One of the things I do with both undergraduate and graduate students is give them a religious language to use that makes sense in the secular environment. And often that language is ethics. How do you treat people, and how do you advocate for good treatment? My work is less about helping students to understand Islam as a theological tradition. For most of these students, that’s already a given. Instead, so many are looking for ways to translate the teachings that they know so well into a way that can be a part of their studies and their future professions. I seek to help them to understand Islam as a lived experience.

GAZETTE: What are some of the programmatic offerings you’re working on to help students to enhance their “spiritual quotients”?

ABDUR-RASHID: I’ve just finished putting together 10 programs that will be gradually introduced in phases over the next three years. These programs will be directed toward Muslim students, but also University-wide, open to everyone, even if they’re not students of faith. There will be two programs this coming fall, the first of which is called “Life Matters.” “Life Matters” is an interview show where I speak with an esteemed faculty member or prestigious person who is a part of the Harvard community, and ask her or him to share certain aspects of their life story that no one would have known before. We’ll discuss times when that person has faced a challenge, and how they’ve used some aspect of faith or spiritual teachings, or even family teachings passed down, in their decision-making process in order to overcome those obstacles. We hope to have these shows available as podcasts for archive and for the benefit of future students and alumni.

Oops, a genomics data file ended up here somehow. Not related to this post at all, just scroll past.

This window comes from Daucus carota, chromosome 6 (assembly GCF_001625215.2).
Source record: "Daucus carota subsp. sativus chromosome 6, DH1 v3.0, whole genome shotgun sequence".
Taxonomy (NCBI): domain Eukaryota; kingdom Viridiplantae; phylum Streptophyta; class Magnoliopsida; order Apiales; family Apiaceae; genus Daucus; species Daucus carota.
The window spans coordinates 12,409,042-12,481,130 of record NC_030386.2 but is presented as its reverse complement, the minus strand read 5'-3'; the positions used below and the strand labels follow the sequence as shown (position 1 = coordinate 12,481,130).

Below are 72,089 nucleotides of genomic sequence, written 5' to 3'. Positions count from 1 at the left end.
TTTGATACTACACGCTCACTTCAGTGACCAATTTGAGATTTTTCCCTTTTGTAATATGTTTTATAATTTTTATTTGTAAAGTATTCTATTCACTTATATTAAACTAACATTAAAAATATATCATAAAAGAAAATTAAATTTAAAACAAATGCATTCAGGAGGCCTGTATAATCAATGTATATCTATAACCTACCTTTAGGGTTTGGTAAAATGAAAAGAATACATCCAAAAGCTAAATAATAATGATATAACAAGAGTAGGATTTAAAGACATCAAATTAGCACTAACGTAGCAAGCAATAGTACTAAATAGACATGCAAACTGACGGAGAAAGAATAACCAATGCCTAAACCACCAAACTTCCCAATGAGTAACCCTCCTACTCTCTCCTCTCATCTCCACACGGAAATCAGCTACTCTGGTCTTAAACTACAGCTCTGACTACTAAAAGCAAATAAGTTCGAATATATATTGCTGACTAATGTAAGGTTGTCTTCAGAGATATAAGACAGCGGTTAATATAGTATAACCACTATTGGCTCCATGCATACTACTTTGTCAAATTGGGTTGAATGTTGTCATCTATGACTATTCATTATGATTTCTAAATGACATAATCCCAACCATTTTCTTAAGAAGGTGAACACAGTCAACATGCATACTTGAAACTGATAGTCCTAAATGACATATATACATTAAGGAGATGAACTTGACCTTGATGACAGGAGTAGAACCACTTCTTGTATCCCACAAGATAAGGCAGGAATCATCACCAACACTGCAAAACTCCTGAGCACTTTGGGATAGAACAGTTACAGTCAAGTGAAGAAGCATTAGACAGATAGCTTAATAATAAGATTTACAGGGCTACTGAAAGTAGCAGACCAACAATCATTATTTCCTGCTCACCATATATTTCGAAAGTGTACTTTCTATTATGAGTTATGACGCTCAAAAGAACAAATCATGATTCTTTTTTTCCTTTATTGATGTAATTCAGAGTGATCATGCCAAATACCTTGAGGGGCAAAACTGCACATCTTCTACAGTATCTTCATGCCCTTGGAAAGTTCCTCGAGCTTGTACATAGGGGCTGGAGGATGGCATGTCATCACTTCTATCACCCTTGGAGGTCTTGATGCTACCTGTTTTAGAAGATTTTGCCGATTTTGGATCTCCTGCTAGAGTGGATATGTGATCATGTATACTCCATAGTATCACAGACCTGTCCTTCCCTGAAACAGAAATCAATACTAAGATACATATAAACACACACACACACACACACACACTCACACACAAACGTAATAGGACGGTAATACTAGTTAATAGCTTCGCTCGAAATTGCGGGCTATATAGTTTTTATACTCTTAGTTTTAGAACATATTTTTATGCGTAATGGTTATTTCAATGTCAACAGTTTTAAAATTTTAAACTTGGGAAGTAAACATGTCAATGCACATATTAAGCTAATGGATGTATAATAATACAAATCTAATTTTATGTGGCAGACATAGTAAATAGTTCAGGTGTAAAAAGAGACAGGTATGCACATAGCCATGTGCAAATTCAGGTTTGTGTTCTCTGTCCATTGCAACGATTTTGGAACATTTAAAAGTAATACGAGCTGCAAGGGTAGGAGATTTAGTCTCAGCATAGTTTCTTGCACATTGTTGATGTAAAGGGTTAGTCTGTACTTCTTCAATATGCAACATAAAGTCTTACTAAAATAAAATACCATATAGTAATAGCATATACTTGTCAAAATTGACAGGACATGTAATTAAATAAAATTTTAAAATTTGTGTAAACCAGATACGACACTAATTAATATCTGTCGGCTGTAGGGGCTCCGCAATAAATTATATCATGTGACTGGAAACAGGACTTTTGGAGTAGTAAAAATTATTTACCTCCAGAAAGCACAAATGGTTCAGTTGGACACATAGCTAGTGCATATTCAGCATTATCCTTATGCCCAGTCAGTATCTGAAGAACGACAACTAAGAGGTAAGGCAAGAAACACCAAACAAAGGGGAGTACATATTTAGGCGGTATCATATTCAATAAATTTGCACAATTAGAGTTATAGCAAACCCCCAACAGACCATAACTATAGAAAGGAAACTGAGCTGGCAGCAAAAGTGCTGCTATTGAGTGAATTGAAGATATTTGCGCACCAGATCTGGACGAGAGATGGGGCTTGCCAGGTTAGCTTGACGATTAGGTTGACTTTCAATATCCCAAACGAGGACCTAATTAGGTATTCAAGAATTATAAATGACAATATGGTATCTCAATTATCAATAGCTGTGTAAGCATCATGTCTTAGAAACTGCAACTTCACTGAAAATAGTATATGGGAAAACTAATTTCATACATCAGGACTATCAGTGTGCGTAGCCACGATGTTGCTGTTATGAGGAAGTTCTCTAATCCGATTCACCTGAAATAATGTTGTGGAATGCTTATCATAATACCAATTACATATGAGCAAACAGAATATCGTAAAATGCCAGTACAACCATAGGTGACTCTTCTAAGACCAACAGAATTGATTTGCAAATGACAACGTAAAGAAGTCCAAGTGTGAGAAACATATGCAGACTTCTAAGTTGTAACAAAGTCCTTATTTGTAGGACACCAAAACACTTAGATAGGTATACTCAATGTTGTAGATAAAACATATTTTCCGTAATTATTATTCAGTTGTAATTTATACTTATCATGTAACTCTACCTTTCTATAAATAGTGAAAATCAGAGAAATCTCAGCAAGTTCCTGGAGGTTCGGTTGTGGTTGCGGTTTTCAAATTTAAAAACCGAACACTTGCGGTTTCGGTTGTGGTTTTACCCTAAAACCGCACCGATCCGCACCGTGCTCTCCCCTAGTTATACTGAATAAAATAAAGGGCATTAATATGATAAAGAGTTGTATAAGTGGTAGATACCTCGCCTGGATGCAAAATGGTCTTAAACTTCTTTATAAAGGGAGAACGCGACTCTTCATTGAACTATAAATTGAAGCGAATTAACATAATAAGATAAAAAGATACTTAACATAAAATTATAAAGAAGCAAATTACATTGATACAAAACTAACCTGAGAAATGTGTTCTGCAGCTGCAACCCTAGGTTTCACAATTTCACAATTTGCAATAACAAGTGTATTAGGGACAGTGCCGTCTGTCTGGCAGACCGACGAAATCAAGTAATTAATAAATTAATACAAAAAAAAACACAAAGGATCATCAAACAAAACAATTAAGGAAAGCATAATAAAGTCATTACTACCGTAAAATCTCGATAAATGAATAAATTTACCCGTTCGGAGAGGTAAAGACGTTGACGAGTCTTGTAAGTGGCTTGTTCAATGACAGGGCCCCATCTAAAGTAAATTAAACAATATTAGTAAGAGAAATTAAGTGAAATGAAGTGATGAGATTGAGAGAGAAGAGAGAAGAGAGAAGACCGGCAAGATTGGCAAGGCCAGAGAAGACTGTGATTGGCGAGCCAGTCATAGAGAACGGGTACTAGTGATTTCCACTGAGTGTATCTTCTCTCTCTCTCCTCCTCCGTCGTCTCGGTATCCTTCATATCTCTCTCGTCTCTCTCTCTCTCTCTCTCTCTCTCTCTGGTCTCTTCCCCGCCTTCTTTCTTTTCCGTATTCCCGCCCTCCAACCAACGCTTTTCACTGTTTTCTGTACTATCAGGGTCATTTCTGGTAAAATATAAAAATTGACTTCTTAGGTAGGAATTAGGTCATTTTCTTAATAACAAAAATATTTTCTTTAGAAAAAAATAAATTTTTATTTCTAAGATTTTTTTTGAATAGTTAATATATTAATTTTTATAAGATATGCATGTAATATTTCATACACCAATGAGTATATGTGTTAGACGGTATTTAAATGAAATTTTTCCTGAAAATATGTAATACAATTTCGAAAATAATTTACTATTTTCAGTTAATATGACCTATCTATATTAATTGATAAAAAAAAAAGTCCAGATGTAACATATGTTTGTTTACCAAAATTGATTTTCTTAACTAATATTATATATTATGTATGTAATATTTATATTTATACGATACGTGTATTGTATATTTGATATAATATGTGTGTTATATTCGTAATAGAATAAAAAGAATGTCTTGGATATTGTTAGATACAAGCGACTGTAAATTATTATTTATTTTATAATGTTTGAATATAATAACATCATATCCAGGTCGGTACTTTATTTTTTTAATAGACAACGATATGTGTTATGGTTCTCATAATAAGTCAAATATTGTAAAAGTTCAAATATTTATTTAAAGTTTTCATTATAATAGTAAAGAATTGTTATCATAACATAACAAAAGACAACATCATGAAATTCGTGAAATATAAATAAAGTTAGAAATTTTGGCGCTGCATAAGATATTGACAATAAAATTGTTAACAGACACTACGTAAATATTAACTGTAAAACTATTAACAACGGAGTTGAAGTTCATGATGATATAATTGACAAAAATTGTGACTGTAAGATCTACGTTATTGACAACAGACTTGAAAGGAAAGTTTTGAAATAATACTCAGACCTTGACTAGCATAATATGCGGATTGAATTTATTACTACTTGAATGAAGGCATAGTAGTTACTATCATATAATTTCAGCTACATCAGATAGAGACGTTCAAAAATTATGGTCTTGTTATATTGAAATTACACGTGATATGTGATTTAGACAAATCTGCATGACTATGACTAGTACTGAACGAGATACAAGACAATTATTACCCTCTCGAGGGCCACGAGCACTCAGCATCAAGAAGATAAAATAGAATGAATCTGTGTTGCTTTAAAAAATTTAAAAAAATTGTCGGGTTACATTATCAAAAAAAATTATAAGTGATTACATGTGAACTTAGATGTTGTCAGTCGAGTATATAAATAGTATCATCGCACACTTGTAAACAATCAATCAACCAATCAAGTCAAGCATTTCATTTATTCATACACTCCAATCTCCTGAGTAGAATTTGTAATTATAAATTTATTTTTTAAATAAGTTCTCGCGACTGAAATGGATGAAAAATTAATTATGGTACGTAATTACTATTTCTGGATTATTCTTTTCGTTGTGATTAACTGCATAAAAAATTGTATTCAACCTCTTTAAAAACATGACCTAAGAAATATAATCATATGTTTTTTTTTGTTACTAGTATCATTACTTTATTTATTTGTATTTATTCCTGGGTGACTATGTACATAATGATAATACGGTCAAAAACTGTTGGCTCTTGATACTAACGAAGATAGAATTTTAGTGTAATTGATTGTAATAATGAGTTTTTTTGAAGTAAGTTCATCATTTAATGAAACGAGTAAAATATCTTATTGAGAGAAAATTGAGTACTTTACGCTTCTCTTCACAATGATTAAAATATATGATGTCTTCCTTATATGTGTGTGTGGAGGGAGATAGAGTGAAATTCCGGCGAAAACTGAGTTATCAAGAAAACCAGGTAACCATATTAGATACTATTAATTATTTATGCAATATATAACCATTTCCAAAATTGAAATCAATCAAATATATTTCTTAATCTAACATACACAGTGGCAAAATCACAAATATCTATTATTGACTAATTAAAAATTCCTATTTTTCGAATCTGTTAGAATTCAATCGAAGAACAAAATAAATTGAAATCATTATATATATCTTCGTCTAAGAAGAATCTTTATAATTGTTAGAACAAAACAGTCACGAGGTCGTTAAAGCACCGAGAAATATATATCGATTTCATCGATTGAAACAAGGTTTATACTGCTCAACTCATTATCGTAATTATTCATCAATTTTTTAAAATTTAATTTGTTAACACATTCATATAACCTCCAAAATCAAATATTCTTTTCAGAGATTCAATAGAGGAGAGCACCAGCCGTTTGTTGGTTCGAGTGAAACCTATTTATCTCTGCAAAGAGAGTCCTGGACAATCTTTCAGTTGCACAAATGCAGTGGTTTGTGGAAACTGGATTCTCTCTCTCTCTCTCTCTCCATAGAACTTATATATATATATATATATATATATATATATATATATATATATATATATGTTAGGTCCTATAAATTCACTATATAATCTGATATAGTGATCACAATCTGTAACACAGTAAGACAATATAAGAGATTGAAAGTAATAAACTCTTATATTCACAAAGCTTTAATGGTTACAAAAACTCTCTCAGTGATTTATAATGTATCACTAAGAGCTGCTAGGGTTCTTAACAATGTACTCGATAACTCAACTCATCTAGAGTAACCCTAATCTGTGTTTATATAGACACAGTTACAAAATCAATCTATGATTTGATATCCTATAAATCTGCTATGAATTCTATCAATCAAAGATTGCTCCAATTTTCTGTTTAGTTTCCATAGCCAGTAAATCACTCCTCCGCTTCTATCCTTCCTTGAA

We’ll also have a program called “Faith in Conversations,” a roundtable discussion involving me and two or three distinguished members of the faith community at Harvard. The conversations will not be about commonalities, but instead we’ll talk about our differences and how these differences can be used to get to know one another and eliminate blind spots that we have around each other.

The whole idea is that narratives are very powerful, that when you get to know someone, this is what can break down walls. I’m looking forward to partnering with Pastor Jonathan Walton of Memorial Church, and the Rev. Kathleen Reed, who is president of the Harvard chaplains, for the first program. I hope to start with the Abrahamic traditions, and then go into other traditions. I’m very much looking forward to it.

This interview has been lightly edited for length and clarity.